On October 2nd, 2016, Colombian citizens voted against a peace treaty between the Colombian government and the FARC, a left-wing radical extremist group that has waged bloody guerrilla warfare against the Colombian government for the last 52 years. This was not supposed to happen—most involved or observant parties predicted a win for the “Yes” movement—and yet with 50.2% of the vote, “No” triumphed. The proposed treaty was the result of four long years of negotiations between the Colombian government, led by President Juan Santos, and the FARC rebels, led by Timoleón Jiménez.
While the referendum was technically nonbinding and the government is still therefore free to do as it pleases, ignoring the will of the people is unlikely to be politically viable. While a peace deal is certainly still a possibility (and in all honesty, an eventual probability) such a deal will have to be renegotiated. This could take years.
The leader of the “No” movement, former Colombian president Alvaro Uribe, argued that a renegotiation of terms is necessary for a just deal—one that holds the FARC, and particularly its commanders, accountable for their crimes. His point of view is understandable. Over the last 52 years the FARC has done many monstrous things: they have peddled drugs, kidnapped, raped, tortured and murdered innocent civilians, and even assassinated Colombian government officials. Yet now they want to be allowed to peacefully re-enter into society? They want to form their own political party? Some of their commanders wish to run for office? After 52 years of politically motivated kidnapping, rape, torture and murder, after 52 years of terrorism, the FARC wants to apologize and get a do-over? Under the terms of the rejected peace deal, they would have received these privileges. Is that not fundamentally absurd?
Yet the alternative to this moral absurdity is the continuance of war: more violence, more instability, more fear. The current ceasefire is scheduled to end on October 31st; it may be extended further or it may not. Regardless, it is fairly likely that because this peace deal failed, more people will die. This is a steep price to pay for the possibility of justice; far steeper than the cost to justice of a guaranteed peace.
Now here is a relevant phrase that is well-known to the United States: “We do not negotiate with terrorists.” This is not a policy that our country always follows, but our government—like most governments—is generally unwilling to negotiate with terrorists (and for good reason). Negotiations with terrorist groups reward their operations and legitimize their existence, thereby encouraging future terrorist activity. Such negotiations are really just a form of appeasement. One might look at our own nation’s policies regarding dealings with terrorists and conclude that Colombian voters were right to reject this treaty.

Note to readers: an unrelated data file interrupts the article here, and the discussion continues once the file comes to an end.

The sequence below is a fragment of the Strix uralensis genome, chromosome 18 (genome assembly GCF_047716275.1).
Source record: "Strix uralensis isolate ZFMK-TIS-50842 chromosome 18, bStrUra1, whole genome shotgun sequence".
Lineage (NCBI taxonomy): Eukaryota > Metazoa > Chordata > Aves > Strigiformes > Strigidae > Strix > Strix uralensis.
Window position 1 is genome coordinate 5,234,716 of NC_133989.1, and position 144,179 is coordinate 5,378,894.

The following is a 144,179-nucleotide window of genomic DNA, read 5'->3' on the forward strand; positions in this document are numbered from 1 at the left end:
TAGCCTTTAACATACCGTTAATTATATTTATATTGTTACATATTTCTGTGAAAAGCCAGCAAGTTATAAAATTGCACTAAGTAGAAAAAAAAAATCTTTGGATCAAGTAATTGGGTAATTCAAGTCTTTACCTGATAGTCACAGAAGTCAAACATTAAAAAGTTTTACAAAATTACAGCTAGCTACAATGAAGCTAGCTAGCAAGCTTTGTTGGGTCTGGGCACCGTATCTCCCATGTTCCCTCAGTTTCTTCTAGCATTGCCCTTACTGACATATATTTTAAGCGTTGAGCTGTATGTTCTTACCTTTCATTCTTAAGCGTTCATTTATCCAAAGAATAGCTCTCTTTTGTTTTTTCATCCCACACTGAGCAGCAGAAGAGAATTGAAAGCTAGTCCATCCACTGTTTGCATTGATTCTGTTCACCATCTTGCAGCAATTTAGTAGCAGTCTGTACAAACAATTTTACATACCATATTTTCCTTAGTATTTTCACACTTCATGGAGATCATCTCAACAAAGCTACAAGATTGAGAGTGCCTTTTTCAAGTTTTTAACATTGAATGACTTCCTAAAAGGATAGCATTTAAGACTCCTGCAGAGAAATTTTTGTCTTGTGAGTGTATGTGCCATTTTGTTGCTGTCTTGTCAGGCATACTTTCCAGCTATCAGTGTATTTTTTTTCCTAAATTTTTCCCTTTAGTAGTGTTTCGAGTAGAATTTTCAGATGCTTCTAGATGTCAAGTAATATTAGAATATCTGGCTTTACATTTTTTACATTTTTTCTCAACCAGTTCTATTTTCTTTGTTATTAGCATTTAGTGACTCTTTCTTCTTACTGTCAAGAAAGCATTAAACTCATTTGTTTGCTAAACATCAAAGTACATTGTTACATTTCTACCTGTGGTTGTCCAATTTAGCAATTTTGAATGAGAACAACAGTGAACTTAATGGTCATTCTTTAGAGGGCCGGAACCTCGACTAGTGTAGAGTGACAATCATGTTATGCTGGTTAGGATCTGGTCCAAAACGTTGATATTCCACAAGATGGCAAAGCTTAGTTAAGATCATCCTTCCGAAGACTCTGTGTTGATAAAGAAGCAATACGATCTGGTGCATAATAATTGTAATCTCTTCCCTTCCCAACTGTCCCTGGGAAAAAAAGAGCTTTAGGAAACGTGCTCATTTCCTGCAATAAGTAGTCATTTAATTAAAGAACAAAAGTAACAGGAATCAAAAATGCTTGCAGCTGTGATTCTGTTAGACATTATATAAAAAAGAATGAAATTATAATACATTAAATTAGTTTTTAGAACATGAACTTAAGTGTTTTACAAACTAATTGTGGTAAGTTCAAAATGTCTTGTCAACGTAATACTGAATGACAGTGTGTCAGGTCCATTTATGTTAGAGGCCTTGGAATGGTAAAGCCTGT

However, the rationale behind US policy does not really apply to Colombia’s negotiations with the FARC. The proposed peace deal would have disbanded the FARC, rendering the organization unable to continue its activities. Furthermore, while the deal did grant ex-FARC members the ability to participate in the Colombian political process, it did not grant any sort of policy concessions relating to the organization’s communist goals. In other words, while the deal did forgive the FARC for their actions for the sake of peace, it did not reward them politically or financially. There was no appeasement.
Looking at the issue from this perspective, it seems clear then that Colombians erred gravely. Trading human lives for the ability to avoid, or possibly merely delay, making a deal that is deeply troubling but not ultimately dangerous is both a moral and pragmatic mistake. Yet here I encourage the reader—who, like me, very likely enjoys a considerable distance from this sort of violent conflict—to consider the limitations of their own perspective. After all, no one I know has ever been killed by the FARC or any other terrorist group. I doubt that the average “No” voter could say the same. From the perspective of someone who is uninvolved, the conflict might look like an abstract equation of moral mathematics; but for those who have been directly impacted by the atrocities of the FARC, the need for justice, and not just peace, will understandably be distorted and magnified.
On October 2nd, 2016, Colombian citizens chose to stand on moral principle against terrorism and lawlessness, yet in doing so they likely condemned more people to die. Those of us in countries without a constant threat of domestic terrorism, who are able to lead safe lives, may argue that they made the wrong choice. Let me be clear: they made the wrong choice, but we have no right to blame them for it.